He said his father never pressured him to play basketball and stressed education over sports. “He probably would have rather me not play,” Ewing Jr. said. “But watching him play, I couldn’t help but want to be just like him, good as he was.” When Patrick Ewing was finishing his N.B.A. career with Orlando in 2001-2, his son visited him on an off-day, and they played one-on-one, as they often had before. “I tried to get serious, and I ended up winning a game,” Ewing Jr. said. That was a first. “And we played another game after that,” he added. “I missed my first shot and never got the ball back. He beat me, 11-0. And then he told me, ‘That will be the first and only time you will ever beat me.’ And he won’t play me any more.” Patrick Ewing confirmed the story Saturday at the Verizon Center, where he watched from a courtside seat. “Yeah,” he said, smiling. “Once was enough.”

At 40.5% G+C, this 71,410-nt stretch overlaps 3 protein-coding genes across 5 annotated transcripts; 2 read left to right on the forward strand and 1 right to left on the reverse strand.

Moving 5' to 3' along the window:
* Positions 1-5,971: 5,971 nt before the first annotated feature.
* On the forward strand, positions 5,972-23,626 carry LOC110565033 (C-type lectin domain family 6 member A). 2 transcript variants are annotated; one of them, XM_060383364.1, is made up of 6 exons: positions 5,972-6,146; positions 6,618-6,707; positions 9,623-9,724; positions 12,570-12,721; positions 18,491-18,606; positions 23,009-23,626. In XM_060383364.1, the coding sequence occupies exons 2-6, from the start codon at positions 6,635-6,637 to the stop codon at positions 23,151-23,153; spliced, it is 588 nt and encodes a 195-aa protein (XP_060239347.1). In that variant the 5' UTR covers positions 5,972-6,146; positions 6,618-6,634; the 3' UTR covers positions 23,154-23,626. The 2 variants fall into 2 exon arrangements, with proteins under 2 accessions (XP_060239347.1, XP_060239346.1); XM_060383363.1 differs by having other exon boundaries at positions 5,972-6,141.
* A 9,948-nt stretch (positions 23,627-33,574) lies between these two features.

. . . .
Later, the intergenerational interaction continued when Thompson’s father, John Jr., spotted the younger Ewing in a dress suit in the hallway outside the locker room. The elder Thompson put his arm around the younger Ewing, pulled him toward him and put his mouth near his ear. As he spoke softly and intently, slight smiles grew on both men’s faces. Those standing nearby seemed to edge backward, away from them, in small steps. Although it was a crowded and public place, this chat seemed private, intimate and personal, like family.